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Image: “Dice.” by Schlurcher – Own work. License: CC BY 3.0

Definition of Probability

Probability is the chances of the occurrence of an event in general. It deals with the study of chances, the study of experiments and their results. The key terms associated with probability are outcomes, events, sample space, and experiment. In layman approach, the probability is the possibility of the happening of a certain event. Probability in statistics is denoted by P and event as E; hence, the probability of an event is denoted by:

P (E)


The probability of an event can be found by using the following formula:

P (Event) = number of outcomes in the event/total number of outcomes in the sample space


Sample Space is the set of all possible outcomes whereas the event is the set of outcomes (possibly empty, possibly all). The main goal of Probability is to use numbers to describe the likelihood of events.

Two assumptions of Probability

    • Only finitely many outcomes (i.e., sample space is a finite set)
    • All outcomes equally likely

The Law of Large Numbers

The law of large numbers states that if we repeat the same event again and the proportion of occurrence of an event settles at a specific number, this particular number is known as the probability of happening of the event.


The outcomes of an event should have the same probabilities for each trial.

The Law of Average Numbers

The law of large numbers only refers to long-term events, whereas the average number tells about outcomes related to short-term events and outcomes.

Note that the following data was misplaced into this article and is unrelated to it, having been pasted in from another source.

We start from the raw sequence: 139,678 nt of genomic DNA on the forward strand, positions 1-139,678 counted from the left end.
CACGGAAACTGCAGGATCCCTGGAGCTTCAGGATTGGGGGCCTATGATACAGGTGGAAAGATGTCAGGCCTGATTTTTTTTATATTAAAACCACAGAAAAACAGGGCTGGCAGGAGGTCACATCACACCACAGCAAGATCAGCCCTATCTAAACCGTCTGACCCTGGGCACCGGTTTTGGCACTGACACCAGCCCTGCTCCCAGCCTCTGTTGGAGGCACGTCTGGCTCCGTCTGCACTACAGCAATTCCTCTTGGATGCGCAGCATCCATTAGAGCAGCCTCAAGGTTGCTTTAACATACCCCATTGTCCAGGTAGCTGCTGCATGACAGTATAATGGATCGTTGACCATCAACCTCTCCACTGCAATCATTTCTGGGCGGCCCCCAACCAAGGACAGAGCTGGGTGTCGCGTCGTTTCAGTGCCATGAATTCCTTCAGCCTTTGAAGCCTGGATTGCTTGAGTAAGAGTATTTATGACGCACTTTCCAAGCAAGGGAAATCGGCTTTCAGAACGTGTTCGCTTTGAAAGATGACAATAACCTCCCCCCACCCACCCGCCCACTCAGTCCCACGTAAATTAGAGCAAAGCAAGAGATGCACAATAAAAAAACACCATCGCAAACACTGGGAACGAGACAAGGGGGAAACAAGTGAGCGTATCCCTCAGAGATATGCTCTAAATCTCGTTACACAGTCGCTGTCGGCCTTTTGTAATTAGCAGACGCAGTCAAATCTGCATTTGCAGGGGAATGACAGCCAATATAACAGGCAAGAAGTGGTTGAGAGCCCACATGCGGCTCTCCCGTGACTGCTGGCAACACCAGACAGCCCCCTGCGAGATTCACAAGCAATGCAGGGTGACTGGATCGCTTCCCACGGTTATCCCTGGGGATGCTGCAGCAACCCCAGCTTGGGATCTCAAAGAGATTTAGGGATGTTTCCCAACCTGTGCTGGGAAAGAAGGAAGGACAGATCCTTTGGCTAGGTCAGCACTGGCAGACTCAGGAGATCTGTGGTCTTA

Types of Probability

There are three main types of probability:

1. Theoretical probability

For theoretical reasons, we can suppose that all of the n possible outcomes of a particular experiment are equally likely, and we assign a probability of to each possible outcome. For example, if you want to know the theoretical probability that a die will land on a number “3” when rolled, you must determine how many possible outcomes there are. On a die, there are six numbers, offering six possibilities. To land on a three, you have a one-in-six, or 1:6, chance of it landing on a “3”.

2. Relative frequency

Relative frequency is based on observation or actual measurements. Example, when tossing a coin, the total possible outcomes are two, heads and tails. The total number of trials is determined by the total times the coin is flipped. If the coin is flipped 50 times and it lands on heads 28 times, then the theoretical probability is 28/50.

3. Personal or subjective probability

These are values (between 0 and 1 or 0 and 100%) assigned by individuals based on how likely they think events are to occur. For example, during a sport’s game, a fan of one team may state that the team they are rooting for will win. The person bases his decision on facts or opinions regarding the game, the two teams and the likelihood of the team winning.

Five Rules of Probability

There are several rules of probability which should be met in order to define that an event will occur or not, and what is related probability.

Rule 1

If the probability of an event is 0, it indicates that the event will never happen today or in the future. If the probability of an event is 1, it indicates that the event will definitely occur.

Say T is an event which is probable to occur in the near future, and then the probability of occurrence of that event will be denoted as follows:

P (T) 0 ≤ P (A) ≤ 1

Rule 2

A random phenomenon is not very interesting if it has one possible outcome to occur. The probability of the happening of an event can be distributed between the possible outcomes associated with it.

Example: Suppose you are attending the 3rd class of the semester which will continue for a further 33 classes, then there three main possibilities associated with it:

  • You will attend the class until the end of the semester.